DNA sequencing has widespread applications in DNA profiling, forensic sampling and identification, and paternity testing.

4. Metagenomics

Shotgun sequencing of complex communities of microorganisms, metagenome sequencing of environmental or human microbiomes, and environmental profiling.

5. Agriculture

Sequencing of microorganisms to engineer resistant genes in crops. Mapping and whole-genome sequencing of food plants to increase productivity and nutritional contents as well as environmental tolerance.

6. Molecular Biology

Study of genotypes, genes, and proteins gene-based studies of cancers construction of endonuclease maps detection of mutations construction of molecular evolution map, and transcriptome profiling.


Scientists Sequence Genome of Deep-Sea Snailfish

A team of researchers in China has sequenced and assembled the high-quality reference genome for the Yap hadal snailfish, which was captured at a depth of 7,000 m in the Yap Trench in the western Pacific Ocean.

The Yap hadal snailfish. Image credit: Mu et al., doi: 10.1371/journal.pgen.100953.

Hadal environments (depths below 6,000 m) are characterized by extremely high hydrostatic pressures, low temperatures, a scarce food supply, and little light.

Fish are the only vertebrates inhabiting the hadal zone, and hadal snailfishes have been found in at least five geographically separated marine trenches.

However, the genetic mechanisms that allow vertebrates to live in such extreme conditions are not well understood.

To understand how hadal snailfishes have adapted to life in the deep sea, Dr. Xinhua Chen of the Fujian Agriculture and Forestry University and colleagues sequenced the whole genome of a snailfish from the Yap Trench.

The analysis of the genome revealed multiple adaptations for living in a cold, dark, high-pressure environment.

The scientists also found that the Yap hadal snailfish carries extra genes for DNA repair, which may help keep its genome intact under high pressures.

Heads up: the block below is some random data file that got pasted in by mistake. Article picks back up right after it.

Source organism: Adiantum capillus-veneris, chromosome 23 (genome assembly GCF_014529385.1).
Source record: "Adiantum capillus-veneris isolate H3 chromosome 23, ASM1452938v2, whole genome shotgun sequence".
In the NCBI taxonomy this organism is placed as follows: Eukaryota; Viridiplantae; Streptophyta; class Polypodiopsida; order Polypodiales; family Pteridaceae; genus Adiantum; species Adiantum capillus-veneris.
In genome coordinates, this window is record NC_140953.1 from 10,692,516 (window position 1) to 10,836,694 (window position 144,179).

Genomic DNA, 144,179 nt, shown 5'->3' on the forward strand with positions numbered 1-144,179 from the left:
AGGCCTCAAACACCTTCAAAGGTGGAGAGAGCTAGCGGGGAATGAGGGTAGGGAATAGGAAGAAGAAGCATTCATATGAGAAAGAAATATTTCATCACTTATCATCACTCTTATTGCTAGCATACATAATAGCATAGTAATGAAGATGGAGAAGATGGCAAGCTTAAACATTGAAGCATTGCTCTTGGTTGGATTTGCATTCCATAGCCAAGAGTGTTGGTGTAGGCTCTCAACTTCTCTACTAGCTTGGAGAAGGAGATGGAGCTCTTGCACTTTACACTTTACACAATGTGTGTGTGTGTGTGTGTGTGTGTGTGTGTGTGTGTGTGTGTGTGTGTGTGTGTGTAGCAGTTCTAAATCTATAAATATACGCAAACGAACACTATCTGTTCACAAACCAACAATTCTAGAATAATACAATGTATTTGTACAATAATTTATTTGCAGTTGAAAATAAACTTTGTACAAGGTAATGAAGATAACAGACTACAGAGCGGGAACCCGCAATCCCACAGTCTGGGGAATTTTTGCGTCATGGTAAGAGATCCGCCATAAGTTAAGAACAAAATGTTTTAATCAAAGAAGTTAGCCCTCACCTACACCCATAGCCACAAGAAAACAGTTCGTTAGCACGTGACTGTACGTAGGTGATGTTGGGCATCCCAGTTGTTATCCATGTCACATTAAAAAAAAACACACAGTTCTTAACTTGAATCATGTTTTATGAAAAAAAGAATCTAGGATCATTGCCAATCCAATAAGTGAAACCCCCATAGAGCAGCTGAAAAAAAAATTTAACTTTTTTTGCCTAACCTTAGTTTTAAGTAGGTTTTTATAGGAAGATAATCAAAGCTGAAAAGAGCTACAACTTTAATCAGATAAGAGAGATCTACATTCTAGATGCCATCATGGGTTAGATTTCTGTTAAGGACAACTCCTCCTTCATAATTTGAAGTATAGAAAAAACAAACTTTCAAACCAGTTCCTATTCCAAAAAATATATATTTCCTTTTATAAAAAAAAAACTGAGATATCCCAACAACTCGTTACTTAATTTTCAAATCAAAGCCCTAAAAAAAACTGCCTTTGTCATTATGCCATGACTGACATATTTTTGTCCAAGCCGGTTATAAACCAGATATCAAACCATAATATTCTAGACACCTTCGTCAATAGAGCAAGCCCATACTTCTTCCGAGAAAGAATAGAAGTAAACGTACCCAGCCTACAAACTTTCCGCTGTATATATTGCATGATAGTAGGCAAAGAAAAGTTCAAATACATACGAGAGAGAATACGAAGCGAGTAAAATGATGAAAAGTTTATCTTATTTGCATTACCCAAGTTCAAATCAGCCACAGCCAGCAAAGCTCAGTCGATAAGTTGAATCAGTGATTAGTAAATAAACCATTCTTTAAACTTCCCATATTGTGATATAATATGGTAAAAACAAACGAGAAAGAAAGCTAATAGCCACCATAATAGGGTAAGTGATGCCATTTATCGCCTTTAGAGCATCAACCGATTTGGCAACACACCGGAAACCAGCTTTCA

The fish also has five copies of a gene for an enzyme that takes a compound produced by bacteria in its gut and transforms it into one that stabilizes the structure of proteins under high hydrostatic pressure.

It has also lost certain genes involved in vision, taste and smell, which are likely unnecessary in its dark, food-limited environment.

“Many genes associated with DNA repair show evidence of positive selection and have expanded copy numbers in the genome of the Yap hadal snailfish, which potentially reflect the difficulty of maintaining DNA integrity under high hydrostatic pressure,” Dr. Chen said.

“The five copies of the trimethylamine N-oxide (TMAO)-generating enzyme flavin-containing monooxygenase-3 gene (fmo3) and the abundance of trimethylamine (TMA)-generating bacteria in the gut of the Yap hadal snailfish could provide enough TMAO to improve protein stability under hadal conditions.”

“Our results provide new insights into the molecular mechanisms underlying the adaptation of hadal organisms to the deep-sea environment and valuable genomic resources that will help further clarify hadal adaptations,” the authors concluded.

The findings were published in the journal PLoS Genetics.

Y. Mu et al. 2021. Whole genome sequencing of a snailfish from the Yap Trench (